Evolving 3G wireless communications devices, such as the Amazon Kindle, are examples of mobile convergence–books, text-to-speech and connected devices merging together.
Technology Advances and the Consumer Experience
Only recently have mobile phones, running on 3G wireless networks, delivered a satisfying mobile Internet browsing experience and access to e-books and mobile applications.
The iPhone, introduced in 2007, re-defined the mobile phone as a multi-function device–phone, web browser and application launcher. Yet even the iPhone has its weaknesses. Competitors like Palm and Google’s Android operating system have introduced smartphones and other 3G wireless communications devices that rival the iPhone.
Although mobile convergence continues expanding, market share of smartphones and mobile phones is minuscule compared to other portable electronics, such as digital cameras, HD TV’s, radios, online gaming, personal navigation, digital photo frames, blue-ray players, e-readers and mp3 players.
While it’s true that many smartphones today have integrated cameras, music players, higher resolution screens and the like, most smartphones features, like cameras, are inferior compared to the multimedia quality of standalone consumer electronic products.
3G Wireless Communications Convergence Expanding
One to five megapixel camera quality on mobile phones, for example, pales when compared to standalone digital cameras. A phone’s MP3 player, listened to with ear buds, doesn’t approach the quality of a home audio system. And we won’t even talk about the superiority of HD-TV.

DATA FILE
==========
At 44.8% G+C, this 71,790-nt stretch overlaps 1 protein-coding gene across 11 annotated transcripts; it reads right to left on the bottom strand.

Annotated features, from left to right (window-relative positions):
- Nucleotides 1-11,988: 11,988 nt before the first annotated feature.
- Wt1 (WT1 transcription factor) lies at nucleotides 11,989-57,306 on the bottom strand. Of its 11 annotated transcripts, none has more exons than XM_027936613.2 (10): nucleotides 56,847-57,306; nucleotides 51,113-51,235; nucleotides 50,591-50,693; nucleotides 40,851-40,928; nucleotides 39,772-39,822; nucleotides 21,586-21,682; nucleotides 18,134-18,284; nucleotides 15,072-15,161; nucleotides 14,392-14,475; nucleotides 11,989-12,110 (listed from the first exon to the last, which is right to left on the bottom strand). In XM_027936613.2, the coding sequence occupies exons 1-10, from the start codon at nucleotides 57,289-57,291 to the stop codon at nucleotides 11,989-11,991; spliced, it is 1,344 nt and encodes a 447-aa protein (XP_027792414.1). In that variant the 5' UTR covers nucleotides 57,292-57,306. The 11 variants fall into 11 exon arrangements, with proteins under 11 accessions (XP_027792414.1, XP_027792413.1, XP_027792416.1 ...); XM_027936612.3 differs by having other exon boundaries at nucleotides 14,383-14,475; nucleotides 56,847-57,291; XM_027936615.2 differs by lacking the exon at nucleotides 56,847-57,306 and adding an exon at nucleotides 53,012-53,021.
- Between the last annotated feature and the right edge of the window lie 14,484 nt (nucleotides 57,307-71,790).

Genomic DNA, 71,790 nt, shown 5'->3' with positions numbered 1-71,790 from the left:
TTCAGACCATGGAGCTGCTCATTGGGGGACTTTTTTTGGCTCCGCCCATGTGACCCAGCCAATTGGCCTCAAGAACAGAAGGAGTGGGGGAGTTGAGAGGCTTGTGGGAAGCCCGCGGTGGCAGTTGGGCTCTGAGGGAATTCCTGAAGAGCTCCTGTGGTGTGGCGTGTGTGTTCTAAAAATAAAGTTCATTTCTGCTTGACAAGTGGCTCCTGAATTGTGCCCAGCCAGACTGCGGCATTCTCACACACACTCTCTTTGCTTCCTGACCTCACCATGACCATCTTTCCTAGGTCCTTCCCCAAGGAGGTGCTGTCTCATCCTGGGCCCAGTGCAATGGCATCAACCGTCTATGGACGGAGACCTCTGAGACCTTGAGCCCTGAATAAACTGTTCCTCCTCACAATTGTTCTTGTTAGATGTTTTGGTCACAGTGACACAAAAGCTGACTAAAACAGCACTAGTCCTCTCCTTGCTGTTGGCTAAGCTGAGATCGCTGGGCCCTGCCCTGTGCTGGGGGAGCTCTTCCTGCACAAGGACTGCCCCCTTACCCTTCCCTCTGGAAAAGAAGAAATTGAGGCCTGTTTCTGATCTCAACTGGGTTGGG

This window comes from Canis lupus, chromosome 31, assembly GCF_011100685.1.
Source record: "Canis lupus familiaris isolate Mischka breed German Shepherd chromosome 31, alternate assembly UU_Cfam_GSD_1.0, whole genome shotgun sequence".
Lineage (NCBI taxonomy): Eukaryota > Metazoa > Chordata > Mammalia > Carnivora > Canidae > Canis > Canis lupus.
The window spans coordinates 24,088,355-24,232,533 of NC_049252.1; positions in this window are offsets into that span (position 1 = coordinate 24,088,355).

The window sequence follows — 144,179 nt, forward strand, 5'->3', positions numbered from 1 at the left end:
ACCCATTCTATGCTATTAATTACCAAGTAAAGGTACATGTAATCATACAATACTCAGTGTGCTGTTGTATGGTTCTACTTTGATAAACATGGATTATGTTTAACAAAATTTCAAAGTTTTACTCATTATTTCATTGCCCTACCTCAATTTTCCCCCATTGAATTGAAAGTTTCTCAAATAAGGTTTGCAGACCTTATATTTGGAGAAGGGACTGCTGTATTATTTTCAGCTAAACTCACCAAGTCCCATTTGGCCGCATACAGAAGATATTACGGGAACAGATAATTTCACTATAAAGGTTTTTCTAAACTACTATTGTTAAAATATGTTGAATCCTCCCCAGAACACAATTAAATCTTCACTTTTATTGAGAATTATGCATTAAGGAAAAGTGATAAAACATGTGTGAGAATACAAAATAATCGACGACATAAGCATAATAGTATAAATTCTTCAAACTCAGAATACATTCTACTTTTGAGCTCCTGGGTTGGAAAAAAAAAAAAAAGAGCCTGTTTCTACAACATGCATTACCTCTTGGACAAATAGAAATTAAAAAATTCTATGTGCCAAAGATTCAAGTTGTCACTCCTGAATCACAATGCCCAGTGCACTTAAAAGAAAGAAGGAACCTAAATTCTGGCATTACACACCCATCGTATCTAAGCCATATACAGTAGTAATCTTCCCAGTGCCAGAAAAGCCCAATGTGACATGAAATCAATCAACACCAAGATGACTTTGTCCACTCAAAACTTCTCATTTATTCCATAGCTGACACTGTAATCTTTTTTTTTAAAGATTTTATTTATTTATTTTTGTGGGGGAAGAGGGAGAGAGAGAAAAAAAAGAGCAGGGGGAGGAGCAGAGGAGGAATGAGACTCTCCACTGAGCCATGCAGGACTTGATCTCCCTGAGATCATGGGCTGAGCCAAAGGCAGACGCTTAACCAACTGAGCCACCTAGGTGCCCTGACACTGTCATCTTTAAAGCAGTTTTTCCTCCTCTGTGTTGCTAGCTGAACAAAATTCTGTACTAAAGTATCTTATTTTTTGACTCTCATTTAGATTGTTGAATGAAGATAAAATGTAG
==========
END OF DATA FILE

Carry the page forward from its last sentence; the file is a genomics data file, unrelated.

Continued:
Product reviewers in print and online publications drool over anything labeled “mobile” because they know it sells magazines and increases online traffic. Yet, the media forget the tens of billions of other consumer electronics products that inform and entertain the vast majority of people.
Mobile phone and other consumer electronics companies continue adding features, despite the fact that the average consumer uses only 20% of a device’s functionality.
The Kindle: Only an E-Reader?
The Kindle II is an e-reader offering 3G wireless communications uses a Sprint 3G connection, opening the door to further development of this promising device. Its synchronization with personal computers provides connectivity through its synchronization emjamce its 3G wireless communications capability.
The Kindle II sports a keyboard to find device content, search history, bookmarks and personal note insertion into e-books, magazines, newspapers and blogs.
Although listed as “experimental” on the Kindle II, you’ll also find an mp3 player, understandable text-to-speech and basic Web access with search, connecting you automatically to Google, Wikipedia and the Web.
The Kindle II’s screen size is around 5 inches by 3.5 inches. Its e-paper, easier on the eyes than any mobile phone screen, displays readable text and extends battery life. Pictures and graphics vary from acceptable to unreadable.
In a 3G–soon to be 4G–world, I wonder if wireless communication devices, like the Kindle are only E-readers. Could they do more? Could they even replace a mobile phone?
What if you could…in one 3G wireless communications device…
- Have smartphone and e-reader features?
- Make and receive phone calls via Skype or Google Voice?
- Load and run numerous applications?
- Text using a large QWERTY keyboard?
- Send and receive email?
- Play music?
- Process credit card transactions?
- Keep a grocery list?
- Replace your smartphone
Last point. The eternal question: will the Kindle replace “physical” books. I’ll leave that one to David Pogue of the New York Times.